Shusako Endo’s The Golden Country and “the full symphony” of Catholicism

When threatened with petty political correctness, American Catholics should bear in mind Endo’s depiction of heroic Christian witness.

“Plunged into the boiling waters of Unzen, they hung on, believing this was the way to Paradise.  Even when they had huge rocks tied to them and were dropped into the middle of the sea, with their last breath they sang out their prayers … This is true fealty.  Even as a samurai, I have never to this day seen so great a fealty.” – Lord Tomonoga, Shusaku Endo’s The Golden Country         

In 1633 Jesuit missionary Christovao Ferriera was captured by agents of the Japanese shogunate, which had recently turned against Christianity. As a representative of the prohibited foreign religion Ferriera was then condemned to “the Pit,” a procedure described in grisly detail by scholar and priest Francis Mathy, SJ:

The victim’s body and arms and legs were tightly tied with rope and he was suspended head first into a pit filled with offal. A hole was drilled in his temple to permit the blood to fall one drop at a time, thus preventing rapid death from circulatory obstruction. This torture could be made to last several days and even an entire week before death took place. 

Ferriera did not last a week. After a few hours he emerged alive—and broken. In exchange for his life he had renounced the Faith. 

Ferriera was not, of course, the first Christian or even the first priest to deny Christ due to threats or pain. Such failures have an extensive lineage, stretching all the way back to St. Peter. But his case is rendered striking by the fanaticism he directed against the Church following his fall. Renouncing his baptism, Ferriera adopted the name of a recently executed criminal (“Sawano Chuan”) and then put his keenly-trained intellect to work constructing polemics against the Church and plots against the Christian underground. He had once been Superior General of the Jesuit order; now he became the order’s archenemy, and the author of anti-Christian works like A Clear Exposition of the False Doctrine

All this will be familiar to those who have encountered Shusaku Endo’s The Golden Country. A somewhat conflicted Japanese Catholic, Endo used his 1966 play to highlight the Faith’s multi-dimensional interaction with Japanese culture. “If I have trust in Catholicism,” he once explained, “it is because I find in it much more possibility than in any other religion for presenting the full symphony of humanity. The other religions have almost no fullness; they have but solo parts. Only Catholicism can present the full symphony.” In the case of The Golden Country, Endo’s longstanding desire to make this “full symphony” more accessible has formed the basis for a classic work of dramatic art.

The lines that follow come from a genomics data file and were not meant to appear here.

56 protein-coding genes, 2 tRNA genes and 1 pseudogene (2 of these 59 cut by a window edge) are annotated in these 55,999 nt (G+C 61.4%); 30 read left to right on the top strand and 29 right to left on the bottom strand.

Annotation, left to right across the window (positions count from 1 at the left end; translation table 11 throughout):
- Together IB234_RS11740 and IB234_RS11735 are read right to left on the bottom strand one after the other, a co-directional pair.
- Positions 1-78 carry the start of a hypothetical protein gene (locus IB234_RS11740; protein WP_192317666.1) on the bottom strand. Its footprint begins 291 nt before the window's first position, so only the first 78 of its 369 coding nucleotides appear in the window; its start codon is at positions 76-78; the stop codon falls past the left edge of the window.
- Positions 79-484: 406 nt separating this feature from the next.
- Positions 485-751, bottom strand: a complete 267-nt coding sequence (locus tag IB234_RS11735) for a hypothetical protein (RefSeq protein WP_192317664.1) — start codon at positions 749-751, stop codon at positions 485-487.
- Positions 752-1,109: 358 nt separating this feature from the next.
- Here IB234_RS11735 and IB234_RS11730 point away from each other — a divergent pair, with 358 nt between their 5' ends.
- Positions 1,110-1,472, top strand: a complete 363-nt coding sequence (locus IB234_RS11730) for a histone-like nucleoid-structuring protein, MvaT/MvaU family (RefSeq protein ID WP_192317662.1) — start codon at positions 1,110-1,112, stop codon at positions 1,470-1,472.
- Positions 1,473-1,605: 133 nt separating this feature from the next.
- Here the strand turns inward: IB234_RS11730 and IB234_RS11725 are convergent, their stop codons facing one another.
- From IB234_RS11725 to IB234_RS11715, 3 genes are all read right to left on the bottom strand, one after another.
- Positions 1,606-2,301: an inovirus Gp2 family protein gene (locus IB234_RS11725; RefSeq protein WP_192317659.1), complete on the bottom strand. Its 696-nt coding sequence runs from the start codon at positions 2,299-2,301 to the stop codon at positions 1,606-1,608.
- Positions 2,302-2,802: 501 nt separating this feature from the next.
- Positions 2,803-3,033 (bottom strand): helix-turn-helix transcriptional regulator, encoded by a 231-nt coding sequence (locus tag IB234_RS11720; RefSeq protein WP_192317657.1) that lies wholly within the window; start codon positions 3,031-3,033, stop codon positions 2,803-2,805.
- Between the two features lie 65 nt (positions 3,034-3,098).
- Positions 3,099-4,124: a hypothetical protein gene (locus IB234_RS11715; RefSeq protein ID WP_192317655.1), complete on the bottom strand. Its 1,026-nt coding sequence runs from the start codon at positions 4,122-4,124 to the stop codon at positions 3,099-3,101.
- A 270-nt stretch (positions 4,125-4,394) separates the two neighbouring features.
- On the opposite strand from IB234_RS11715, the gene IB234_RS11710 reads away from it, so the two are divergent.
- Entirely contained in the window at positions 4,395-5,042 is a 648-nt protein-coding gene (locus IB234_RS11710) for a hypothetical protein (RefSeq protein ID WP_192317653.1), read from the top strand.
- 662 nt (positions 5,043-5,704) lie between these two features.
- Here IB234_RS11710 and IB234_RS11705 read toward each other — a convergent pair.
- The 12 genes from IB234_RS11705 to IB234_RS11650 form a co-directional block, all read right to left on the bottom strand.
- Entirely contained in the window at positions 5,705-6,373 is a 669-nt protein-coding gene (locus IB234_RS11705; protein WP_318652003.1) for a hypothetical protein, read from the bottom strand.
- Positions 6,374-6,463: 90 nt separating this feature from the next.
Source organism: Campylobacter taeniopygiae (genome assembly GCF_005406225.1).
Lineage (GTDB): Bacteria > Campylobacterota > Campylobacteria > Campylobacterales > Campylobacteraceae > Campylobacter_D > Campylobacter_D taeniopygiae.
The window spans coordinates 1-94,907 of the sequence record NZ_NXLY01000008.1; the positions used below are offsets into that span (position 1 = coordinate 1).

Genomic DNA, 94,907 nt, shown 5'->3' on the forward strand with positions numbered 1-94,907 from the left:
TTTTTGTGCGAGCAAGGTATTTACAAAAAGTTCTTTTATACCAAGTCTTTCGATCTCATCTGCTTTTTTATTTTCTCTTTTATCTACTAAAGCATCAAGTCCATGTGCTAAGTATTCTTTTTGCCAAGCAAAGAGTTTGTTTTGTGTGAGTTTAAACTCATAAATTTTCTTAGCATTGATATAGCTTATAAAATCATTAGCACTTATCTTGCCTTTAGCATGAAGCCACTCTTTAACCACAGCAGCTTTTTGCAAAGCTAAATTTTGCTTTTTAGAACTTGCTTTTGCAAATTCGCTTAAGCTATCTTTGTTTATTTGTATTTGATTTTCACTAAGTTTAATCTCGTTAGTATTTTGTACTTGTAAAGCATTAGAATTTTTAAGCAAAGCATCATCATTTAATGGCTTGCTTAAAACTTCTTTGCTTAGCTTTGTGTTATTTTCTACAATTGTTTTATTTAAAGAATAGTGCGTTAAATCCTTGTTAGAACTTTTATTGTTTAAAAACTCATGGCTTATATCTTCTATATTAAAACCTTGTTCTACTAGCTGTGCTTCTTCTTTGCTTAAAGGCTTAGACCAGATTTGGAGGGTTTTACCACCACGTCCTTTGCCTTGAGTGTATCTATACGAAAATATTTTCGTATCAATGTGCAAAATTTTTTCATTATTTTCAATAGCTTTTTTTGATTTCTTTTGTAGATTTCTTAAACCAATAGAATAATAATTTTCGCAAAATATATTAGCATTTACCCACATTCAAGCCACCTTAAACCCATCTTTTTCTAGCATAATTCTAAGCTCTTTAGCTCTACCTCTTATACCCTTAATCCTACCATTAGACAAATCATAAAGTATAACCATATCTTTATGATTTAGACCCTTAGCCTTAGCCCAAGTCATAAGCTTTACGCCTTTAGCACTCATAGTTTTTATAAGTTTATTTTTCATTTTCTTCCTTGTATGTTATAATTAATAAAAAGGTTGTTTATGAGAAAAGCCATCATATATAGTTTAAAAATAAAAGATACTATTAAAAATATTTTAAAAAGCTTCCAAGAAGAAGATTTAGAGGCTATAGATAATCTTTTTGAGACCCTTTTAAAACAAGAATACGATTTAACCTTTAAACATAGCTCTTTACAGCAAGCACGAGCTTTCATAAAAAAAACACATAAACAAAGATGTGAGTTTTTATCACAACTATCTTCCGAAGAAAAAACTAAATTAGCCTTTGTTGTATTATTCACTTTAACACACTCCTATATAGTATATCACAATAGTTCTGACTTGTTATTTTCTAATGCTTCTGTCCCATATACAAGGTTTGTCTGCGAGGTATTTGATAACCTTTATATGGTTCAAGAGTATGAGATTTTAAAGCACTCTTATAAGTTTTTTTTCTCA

The action begins in Nagasaki, where we are quickly introduced to Lord Tomonoga—middle-aged samurai, closet Christian, and one of the play’s foremost protagonists. Using his position as an official in the shogunate’s dreaded Bureau of Investigation to assist his persecuted co-religionists, Tomonoga falls under the suspicion of said Bureau’s Chief Investigator—a keen-witted, self-hating apostate by the name of Inoue. Intent on capturing Father Ferriera—who has, up till now, evaded the authorities by moving stealthily from village to village—Inoue decides to use the samurai as bait. Cornering Tomonaga, Inoue orders him to perform the fumi-e—a ritual of apostasy whereby Christian faith is denied by trampling on an icon of Christ.

As expected, Tomonaga refuses, thus outing himself. He is thrust into the pit, and Inoue publicly proclaims that his life will be spared if Father Ferriera turns himself in. After much soul-searching, Ferriera does just that, but Inoue goes back on his word, leaving Tomonaga in the pit until the samurai finally dies. Ferriera’s own turn in the pit comes, and he shocks the Christian community by giving in and performing the fumi-e for all to see. “You see,” crows Hirata, a petty Bureau official who detests all spiritual ideals, bushido and Gospel alike, “we are stronger than your God.”

Hirata feels doubly triumphant because he has entrapped Gennosuke, a young samurai who loves Tomonaga’s daughter Yuki. Though a pagan, Gennosuke has developed a soft spot toward Christianity for the sake of his devout beloved—and so treasures a crucifix she has secretly given him, even though he does not quite understand what it means. Of course crucifixes are strictly forbidden, so when Hirata discovers it he seizes the opportunity to denounce Gennosuke as a Christian sympathizer. Tied to stakes in the ocean, Gennosuke and Yuki sing hymns together until they are drowned by the incoming tide; in contrast the two apostates Ferriera and Inoue remain alive to contemplate their degradation. The play closes with the chanting of martyrs in the background, while word arrives that a new team of missionaries has infiltrated the country. By the time the curtain closes, it is evident that not even the Bureau can wipe out the Church completely.

As Lord Tomonoga most exemplifies the marriage of the Faith with Japanese culture, it is worth pointing out that the Catholic samurai is no invention of Endo’s but is rather an idealized representation of historical figures like Takayama Ukon and Bl. Melchior Kumagai Motonao. Thanks to his submission to the Gospel, Tomonaga sees the inner significance of the samurai code—the word samurai literally meaning “service to the master.” Nobility entails not privilege but duty, Tomonaga muses shortly before his death; the true aristocrat does not exploit his people, but instead seeks to set a good example for them.